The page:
• 1832 Reform Act opened-up parliament to more of the ‘nouveau riche’ of the day the middle-classes who were benefiting from the economic product of the Industrial Revolution. The Peel family were magnates, the success of Robert’s father had empowered their own rise and sponsored his parliamentary career. But this reform act embittered the working people, the ‘working classes.’ It would inevitably require further parliamentary reform in 1867 and 1884 further acts were passed,
  • 1833 Factory Act: was the first  breakthrough for the 10 Hours Movement prevention children from under 9 from being employed in the mills, that Peel’s family had made their money from. It was the start of socially conscientious legislation for the factories and provision for educational facilities as well.

Prime Minister 1834-1835 1st term just 1 year

  • 1834 Tamworth Manifesto: this was the election address of Sir Robert Peel as is often described as the Charter for the Conservative Party. It recognised and responded o the new conditions created by the Industrial Revolution and the Reform Act of 1832. Robert Peel was the product by birth of the wealth created by his father as a direct result of that revolution and in particular the Cotton Industry.
  • The main points of this manifesto were that the Conservatives would reform in order to survive, recognising the needs for real change where there was a clear need
      • it was accepted that the parliamentary  constitutional changes of the Reform Act 1832  were final and irrevocable
      • his party, the Conservatives would undertake a careful review of the key British institutions both civil and ecclesiastical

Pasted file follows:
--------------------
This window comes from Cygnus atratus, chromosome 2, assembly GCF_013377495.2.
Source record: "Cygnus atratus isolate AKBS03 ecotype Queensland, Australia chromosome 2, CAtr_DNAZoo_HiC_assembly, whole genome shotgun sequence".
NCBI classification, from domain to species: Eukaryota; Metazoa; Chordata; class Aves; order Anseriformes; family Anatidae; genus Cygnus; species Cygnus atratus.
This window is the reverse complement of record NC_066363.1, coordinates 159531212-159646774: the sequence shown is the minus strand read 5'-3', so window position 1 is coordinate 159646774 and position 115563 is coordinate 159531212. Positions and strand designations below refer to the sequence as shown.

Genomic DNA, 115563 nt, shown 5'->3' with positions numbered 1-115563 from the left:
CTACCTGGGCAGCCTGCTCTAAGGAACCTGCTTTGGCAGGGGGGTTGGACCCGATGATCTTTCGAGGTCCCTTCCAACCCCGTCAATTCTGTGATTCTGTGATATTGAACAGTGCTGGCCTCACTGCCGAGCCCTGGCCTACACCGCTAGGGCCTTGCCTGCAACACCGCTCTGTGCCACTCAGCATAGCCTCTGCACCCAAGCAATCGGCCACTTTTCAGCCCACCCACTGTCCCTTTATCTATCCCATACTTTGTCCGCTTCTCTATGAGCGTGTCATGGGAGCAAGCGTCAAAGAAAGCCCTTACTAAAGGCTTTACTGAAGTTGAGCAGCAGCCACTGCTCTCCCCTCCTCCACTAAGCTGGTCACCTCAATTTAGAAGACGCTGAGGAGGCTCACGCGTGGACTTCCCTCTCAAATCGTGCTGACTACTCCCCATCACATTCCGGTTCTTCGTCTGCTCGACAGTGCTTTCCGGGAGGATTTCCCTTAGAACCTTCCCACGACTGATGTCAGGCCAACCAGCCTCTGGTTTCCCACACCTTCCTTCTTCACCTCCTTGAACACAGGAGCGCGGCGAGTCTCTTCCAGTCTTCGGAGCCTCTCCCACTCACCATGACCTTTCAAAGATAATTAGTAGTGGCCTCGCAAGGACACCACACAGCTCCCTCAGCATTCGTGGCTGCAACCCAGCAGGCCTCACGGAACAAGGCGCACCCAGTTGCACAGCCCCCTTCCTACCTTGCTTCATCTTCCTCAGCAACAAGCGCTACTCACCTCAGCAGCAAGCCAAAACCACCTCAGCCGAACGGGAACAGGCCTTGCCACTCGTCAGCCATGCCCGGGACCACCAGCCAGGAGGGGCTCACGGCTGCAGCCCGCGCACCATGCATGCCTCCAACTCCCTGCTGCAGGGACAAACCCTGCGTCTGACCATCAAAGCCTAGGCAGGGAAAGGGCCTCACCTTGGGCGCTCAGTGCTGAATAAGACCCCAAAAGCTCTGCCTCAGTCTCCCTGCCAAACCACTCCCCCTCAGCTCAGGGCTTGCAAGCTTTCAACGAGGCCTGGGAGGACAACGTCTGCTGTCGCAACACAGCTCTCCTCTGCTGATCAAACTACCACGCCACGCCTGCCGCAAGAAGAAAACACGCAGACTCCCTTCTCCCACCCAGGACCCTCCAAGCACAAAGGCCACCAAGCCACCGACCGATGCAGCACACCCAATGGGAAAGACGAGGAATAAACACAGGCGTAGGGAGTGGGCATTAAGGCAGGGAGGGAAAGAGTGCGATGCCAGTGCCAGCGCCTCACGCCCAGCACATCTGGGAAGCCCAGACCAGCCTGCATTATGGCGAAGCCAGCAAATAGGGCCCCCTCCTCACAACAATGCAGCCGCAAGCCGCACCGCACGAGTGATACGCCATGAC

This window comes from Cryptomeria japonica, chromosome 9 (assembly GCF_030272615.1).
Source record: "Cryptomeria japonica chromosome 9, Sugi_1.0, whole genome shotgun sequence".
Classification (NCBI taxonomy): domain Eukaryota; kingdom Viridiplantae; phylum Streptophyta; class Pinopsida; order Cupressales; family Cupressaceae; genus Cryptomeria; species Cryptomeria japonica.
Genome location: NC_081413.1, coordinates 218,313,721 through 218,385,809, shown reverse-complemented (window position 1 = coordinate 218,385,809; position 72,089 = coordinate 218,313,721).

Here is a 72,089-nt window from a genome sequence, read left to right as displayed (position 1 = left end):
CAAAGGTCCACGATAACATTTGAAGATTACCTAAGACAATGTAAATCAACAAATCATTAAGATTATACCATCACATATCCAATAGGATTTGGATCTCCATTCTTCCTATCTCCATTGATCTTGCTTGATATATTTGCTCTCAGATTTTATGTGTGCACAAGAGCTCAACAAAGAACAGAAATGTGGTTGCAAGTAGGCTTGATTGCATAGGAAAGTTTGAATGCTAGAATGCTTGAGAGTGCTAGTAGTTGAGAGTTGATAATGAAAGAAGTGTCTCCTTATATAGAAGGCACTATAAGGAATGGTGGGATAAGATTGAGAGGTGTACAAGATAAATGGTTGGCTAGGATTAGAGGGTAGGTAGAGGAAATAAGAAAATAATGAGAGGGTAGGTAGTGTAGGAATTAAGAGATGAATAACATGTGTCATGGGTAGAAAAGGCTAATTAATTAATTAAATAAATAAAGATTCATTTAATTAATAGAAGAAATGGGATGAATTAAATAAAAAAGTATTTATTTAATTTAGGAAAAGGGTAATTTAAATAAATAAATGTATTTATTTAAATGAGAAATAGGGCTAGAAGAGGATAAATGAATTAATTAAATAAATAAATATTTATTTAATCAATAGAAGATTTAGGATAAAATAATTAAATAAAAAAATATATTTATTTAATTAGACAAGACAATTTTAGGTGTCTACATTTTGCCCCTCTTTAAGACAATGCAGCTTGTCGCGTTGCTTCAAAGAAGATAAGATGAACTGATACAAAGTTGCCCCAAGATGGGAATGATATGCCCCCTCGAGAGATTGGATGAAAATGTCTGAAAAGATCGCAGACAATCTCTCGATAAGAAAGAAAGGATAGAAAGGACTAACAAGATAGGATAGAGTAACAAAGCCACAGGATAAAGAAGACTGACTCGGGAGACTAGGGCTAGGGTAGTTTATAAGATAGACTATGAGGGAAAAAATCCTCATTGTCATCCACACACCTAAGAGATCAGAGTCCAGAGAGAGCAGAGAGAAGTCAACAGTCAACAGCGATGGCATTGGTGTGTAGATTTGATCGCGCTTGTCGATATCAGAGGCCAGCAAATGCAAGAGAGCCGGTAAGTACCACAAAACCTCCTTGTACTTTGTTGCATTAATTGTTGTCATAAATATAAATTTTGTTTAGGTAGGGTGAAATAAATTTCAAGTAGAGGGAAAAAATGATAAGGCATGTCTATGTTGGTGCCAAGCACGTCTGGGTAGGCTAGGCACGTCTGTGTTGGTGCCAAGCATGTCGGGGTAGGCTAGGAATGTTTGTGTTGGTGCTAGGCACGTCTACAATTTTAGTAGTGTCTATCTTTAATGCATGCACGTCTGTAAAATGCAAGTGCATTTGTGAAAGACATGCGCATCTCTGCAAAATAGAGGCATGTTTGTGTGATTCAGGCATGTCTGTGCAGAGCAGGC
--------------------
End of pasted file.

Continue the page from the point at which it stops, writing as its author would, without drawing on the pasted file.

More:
• committed where there was a real need for change to  “the correction of proved abuses and the redress of real grievances”.
      • to consider church reform in order to preserve the “true interests of the Established religion” that old chestnut.
      • But he also opposed what he saw as unnecessary change, fearing “a perpetual vortex of agitation” that would prevent the real work of government and parliament from being achieved.
  • 1843 he was the subject of an assassination attempt by a mentally unstable Scotsman

Prime Minister 1841-1846 2nd term

  • 1844 Factory Act:  it was a further concession to the 10 Hours Movement tinkered with the working hours and ages regulations and started to address some basic health and safety concerns restricting open access to factory machinery,
  • 1845 – 1850 Irish Potato Famine was the worst famine to strike the Western world in recent history. A million people died and about the same number emigrated whilst caused by a an imported American blight to the crop it had obviously huge political and economic consequences ina ddition to the tragic loss of human life. The reaction of Repeal of the Corn Laws was no enough to have as much practical impact in Ireland as it cuased political uproar in Parliament.
  • 1846 he would create party division again over  the Parliamentary Reform Act, Ireland and Protection
  • 1846 Repeal of the Corn Laws Act with Famine a real problem and present danger not only in Ireland but some parts of England and remoter parts of Scotland, Peel exercised pragmatism by repealing these laws that protected the rights of the land owners, the aristocracy that were in a large part the substance of his political party he too a brave path at this point and focused on the needs of the general population and the poor not the ruling elite. In reality it did not bring all the relief practically as mentioned above in respect of the Famine in Ireland and caused much division in his own part. Corn laws debate
  • 1846 Free Trade Budgets, Peel had repealed altogether some 605 existing duties and reduced a further 1035 others.
  • 1850 Sir Robert Peel died after sustaining severe injuries from a riding accident.

For more on Britain’s Prime Ministers start with our definitive list and watch for new linked articles as we begin to add to our Prime Ministers list and collection. You might also like to take a look at our Leadership Power and Politics